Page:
Textured paint removal

Anyone have experience removing textured paint. My first instinct is to use a paint stripper or heat gun and scrape. The paint is on plaster walls.
Anyone know what works best?
Thanks.
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A heat gun won't work. Chemicals will work the best.
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Hope you don't mind me piggybacking on your post, but I have a room where it looks like sand was mixed in with the paint. My thought was to put a skim coat over it. Anyone who can answer Bob's question, can you tell me if my idea is a bad one?
nancy
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Skim coat is why my home inspector suggested. The house I purchased has every room walls and ceilings textured. I was hoping for the miracle solution that would require almost no work. lol
wrote

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(laugh!) I'm with you. I have put this off for ages because I dread it. What I need to do is call someone to paint this whole place, already.
Texture in every room and on the ceilings? Yikes, sorry to hear it. What's with people.
nancy
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Bob Bins wrote:

Putting on a skim coat of drywall compound is WAY less work than removing paint chemically. As far as that goes, what makes you think the paint itself is textured as opposed to the paint being on already compound textured walls?
--

dadiOH
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Won't work, at least not to give acceptable results with reasonable effort/mess. Assuming you mean a coat of drywall compound.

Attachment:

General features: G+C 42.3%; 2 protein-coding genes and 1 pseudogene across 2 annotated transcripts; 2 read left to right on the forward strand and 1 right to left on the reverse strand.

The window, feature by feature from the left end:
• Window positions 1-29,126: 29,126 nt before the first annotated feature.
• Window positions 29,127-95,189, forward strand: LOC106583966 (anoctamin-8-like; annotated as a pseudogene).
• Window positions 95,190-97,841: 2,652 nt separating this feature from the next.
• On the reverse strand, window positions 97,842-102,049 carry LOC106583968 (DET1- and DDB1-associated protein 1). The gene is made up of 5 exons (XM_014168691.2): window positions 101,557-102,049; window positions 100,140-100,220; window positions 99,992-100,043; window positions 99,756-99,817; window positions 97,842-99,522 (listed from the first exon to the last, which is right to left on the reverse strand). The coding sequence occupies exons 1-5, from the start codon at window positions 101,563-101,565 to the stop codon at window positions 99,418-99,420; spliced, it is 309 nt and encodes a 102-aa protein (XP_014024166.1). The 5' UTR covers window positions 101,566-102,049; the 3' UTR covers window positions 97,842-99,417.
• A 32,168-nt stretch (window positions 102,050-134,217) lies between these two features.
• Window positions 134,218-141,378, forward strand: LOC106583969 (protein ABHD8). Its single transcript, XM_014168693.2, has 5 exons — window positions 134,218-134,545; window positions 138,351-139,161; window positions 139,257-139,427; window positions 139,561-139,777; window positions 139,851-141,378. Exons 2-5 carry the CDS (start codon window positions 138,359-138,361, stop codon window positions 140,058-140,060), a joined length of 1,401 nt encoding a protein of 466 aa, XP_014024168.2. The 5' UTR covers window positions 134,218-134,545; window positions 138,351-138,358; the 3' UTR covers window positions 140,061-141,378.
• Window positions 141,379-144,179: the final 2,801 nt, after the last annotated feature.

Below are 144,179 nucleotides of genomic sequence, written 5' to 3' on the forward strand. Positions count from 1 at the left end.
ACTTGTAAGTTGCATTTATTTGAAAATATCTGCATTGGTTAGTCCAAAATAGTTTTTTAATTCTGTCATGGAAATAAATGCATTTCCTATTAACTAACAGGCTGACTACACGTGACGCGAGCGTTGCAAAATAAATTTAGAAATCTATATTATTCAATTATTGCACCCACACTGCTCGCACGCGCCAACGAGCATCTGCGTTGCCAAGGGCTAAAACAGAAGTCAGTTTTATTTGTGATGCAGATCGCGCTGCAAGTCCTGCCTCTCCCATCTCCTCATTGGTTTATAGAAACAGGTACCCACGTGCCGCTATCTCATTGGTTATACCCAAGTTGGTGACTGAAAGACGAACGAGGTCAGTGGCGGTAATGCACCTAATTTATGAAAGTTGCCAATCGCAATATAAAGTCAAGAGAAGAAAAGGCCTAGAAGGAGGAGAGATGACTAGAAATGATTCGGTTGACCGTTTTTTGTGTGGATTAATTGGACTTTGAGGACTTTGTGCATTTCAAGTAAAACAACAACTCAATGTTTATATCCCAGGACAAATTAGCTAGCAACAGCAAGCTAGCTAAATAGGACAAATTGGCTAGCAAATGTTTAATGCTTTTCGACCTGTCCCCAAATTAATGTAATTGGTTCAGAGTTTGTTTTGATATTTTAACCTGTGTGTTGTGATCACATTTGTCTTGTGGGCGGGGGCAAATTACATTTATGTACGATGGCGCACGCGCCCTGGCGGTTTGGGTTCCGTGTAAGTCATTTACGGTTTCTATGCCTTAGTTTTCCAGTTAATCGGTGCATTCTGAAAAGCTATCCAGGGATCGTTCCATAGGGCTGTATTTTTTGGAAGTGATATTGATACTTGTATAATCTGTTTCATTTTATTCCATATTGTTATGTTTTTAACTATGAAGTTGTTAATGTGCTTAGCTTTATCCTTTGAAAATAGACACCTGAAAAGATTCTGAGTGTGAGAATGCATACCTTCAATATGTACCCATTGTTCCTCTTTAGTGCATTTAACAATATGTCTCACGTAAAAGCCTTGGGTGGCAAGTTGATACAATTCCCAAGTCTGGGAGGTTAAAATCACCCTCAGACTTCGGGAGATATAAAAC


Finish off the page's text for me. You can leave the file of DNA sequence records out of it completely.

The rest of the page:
Why? On applying, the blade needs reference edges to guide it; all you have are random raised bits.
Depending on the type of paint, I'd consider a 6" ROS with 60-120 grit and a vacuum port. And go slow and easy.
Maybe an 8-10" drywall blade can be used to scrape some of that crap off- but watch the corners, lest they gouge.
Maybe some local pro can look at it and offer suggestion/quote.
HTH, J
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Thanks. It's actually not too bad, I've seen worse, but it has uneven spots. I'd rather it just be smooth. Appreciate the advice.
nancy
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wrote

For Nancy: A skim coat is your best bet. If DIY lay broad strokes with the knife flat leaving a space between the strokes smaller than the knife. Knock of the ridges and fill in the gaps. You goal is to lay on no more than 1/8" in the smoothest stoke possible. Leaving a gap the first time around helps you keep things level and minimizes any sanding you will have to do. The flatter the dry wall knife is to the wall the more compound you apply. I think it took about 10 gallons to do a 14x18 room the last time I did it.
For the OP. Painted texture over plaster I would be tempted to try a steamer and a dull scraper like you get with one on those 5 in one painter tools. I actually am going to try this over the weekend. I have a light texture latex painted ceiling in a bathroom that was applied over an oil based paint on drywall. In spots it is flaking.
I am going to try to get back to the oil based surface with as little damage as possible. I am so excited. I can hardly wait to work in a small area, over my head, with a steamer all day. -:)
Colbyt
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Great information, thank you!
nancy
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Don't know if it'll work on plaster, but I wanted to remove the texture and paint from the drywall in my 73 POS. Got a 2" carbide paint scraper, and scraped the snot out of every wall. When the texture came off...it left little pits...but a quick skim coat fixed that. Primed then painted. I got hammered by many saying I should of put 3/8 drywall over the top...but I didnt' want to muck with all the jamb extensions, elec boxes etc.
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I've seen houses where they did put an extra layer of drywall over the top. If I had the house, I'd remove it. It caused so many problems!
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